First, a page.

No! Here we again emphasize the importance of the concept of "cognitive biases". As long as a person's feelings of frustration are caused by distorted thoughts, you can say that he himself is responsible for his suffering. If you blame yourself for this person's pain, it's a personalization error. Conversely, if a person's suffering is caused by valid, undistorted thoughts, then it is real and may indeed have an external cause. For example, if you hit me in the stomach, I will probably think, “You hit me! It hurts you!” In this case, you are responsible for my pain, and your opinion that you hurt me is in no way the result of a distorted perception. Your remorse and my discomfort are real and authentic.

Inadequate demands with the word "should" is a direct path to guilt. Irrational demands on yourself mean that you should be perfect, omniscient or omnipotent. Such perfectionist “rules of life” harm you by creating impossible expectations and making you inflexible. One such example is "I should always be happy." And here is the corollary of this rule: every time you are upset, you feel like a failure. Since it is obvious that the goal of achieving eternal happiness is unrealistic for any person, such a rule only harms and replaces the real responsibility for oneself.

Other inadequate "should" requirements are based on the premise that you know everything. They assume that you have all the knowledge in the universe and can predict the future with absolute accuracy. For example, you think, “I shouldn't have gone to the beach this weekend because I started to get the flu. What a fool I am! Now I'm so sick I'll have to lie in bed for a week. " Such reproaches are unrealistic, because you did not know for sure that due to a trip to the beach, the condition would worsen so much. If you knew this, you would have acted differently. You are human and made that decision, later realizing that your guess was wrong.

The third kind of "must" requirement is based on the premise that you are omnipotent. They assume that, like God, you have limitless possibilities, you can control yourself and other people and achieve whatever goal you want. You miss a tennis pitch and startle, exclaiming, "I shouldn't have missed that shot!" Why not? Is your tennis game so perfect that you can't miss a serve?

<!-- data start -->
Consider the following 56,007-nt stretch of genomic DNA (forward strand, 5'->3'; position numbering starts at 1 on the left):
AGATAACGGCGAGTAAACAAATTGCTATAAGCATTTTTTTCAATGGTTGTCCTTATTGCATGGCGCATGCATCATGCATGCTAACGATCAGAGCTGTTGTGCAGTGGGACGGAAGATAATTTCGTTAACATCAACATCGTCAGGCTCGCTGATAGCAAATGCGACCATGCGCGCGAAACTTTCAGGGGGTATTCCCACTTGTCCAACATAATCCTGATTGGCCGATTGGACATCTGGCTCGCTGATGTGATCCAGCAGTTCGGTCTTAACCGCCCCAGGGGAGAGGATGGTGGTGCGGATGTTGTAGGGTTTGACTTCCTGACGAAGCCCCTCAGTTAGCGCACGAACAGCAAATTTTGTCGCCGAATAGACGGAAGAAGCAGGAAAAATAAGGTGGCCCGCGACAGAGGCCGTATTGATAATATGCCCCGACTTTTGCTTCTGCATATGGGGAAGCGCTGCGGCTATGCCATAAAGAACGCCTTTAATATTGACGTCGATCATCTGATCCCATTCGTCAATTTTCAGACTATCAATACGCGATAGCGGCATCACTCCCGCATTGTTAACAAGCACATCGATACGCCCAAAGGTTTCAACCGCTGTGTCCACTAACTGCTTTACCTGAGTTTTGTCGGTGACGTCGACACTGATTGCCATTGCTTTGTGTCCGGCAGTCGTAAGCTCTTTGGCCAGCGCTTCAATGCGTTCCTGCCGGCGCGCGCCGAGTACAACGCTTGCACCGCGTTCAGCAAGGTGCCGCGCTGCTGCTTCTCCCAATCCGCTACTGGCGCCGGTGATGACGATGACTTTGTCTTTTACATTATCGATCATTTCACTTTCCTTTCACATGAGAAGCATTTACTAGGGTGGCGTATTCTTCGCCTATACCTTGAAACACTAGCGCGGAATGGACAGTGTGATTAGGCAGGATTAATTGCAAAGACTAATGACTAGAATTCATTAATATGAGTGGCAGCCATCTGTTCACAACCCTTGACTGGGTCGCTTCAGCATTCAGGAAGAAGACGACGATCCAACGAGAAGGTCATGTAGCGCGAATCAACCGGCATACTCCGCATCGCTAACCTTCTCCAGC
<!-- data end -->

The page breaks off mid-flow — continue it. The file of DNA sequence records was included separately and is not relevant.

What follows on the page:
It is clear that these three categories of demands with the word “must” create an inadequate sense of guilt, since they are not based on reasonable arguments.

In addition to distortions, several other criteria can help distinguish abnormal guilt from healthy feelings of remorse or regret. It is the intensity, duration and consequences of your negative emotions. Let's apply them to assess the unbearable guilt of a married 52-year-old high school teacher named Janice. For many years, Janice was in severe depression. Her problem was that she was relentlessly tormented by the memories of two cases of shoplifting that happened when she was 15. Having led a completely honest life since then, she could not overcome the memory of those two incidents. She was haunted by guilt-creating thoughts: "I am a thief, a liar, a bad person, I am a fake." The agony of her guilt was so intense that every night she prayed that God would let her die in her sleep. Every morning, waking up alive, she experienced bitter disappointment and said to herself: “I am such a bad person that even God does not want to take me away.” In desperation, she loaded her husband's gun, pointed it at her heart, and pulled the trigger. The weapon misfired. She didn't cock the trigger properly. Janice felt the final fiasco: she couldn't even kill herself! Throwing down the gun, she sobbed in despair.

Janice's guilt is not justified not only because of the obvious distortions, but also because of the intensity, duration and consequences of what she felt and said to herself. Her feelings are nothing like healthy remorse or regret about shoplifting, it's an irresponsible destruction of her self-esteem that blinds her, does not allow her to live in the here and now, and does not correspond to any real transgression. The consequences of her guilt create the ultimate paradox: the belief that she is a bad person forced her to attempt suicide, the most destructive and senseless act in the world.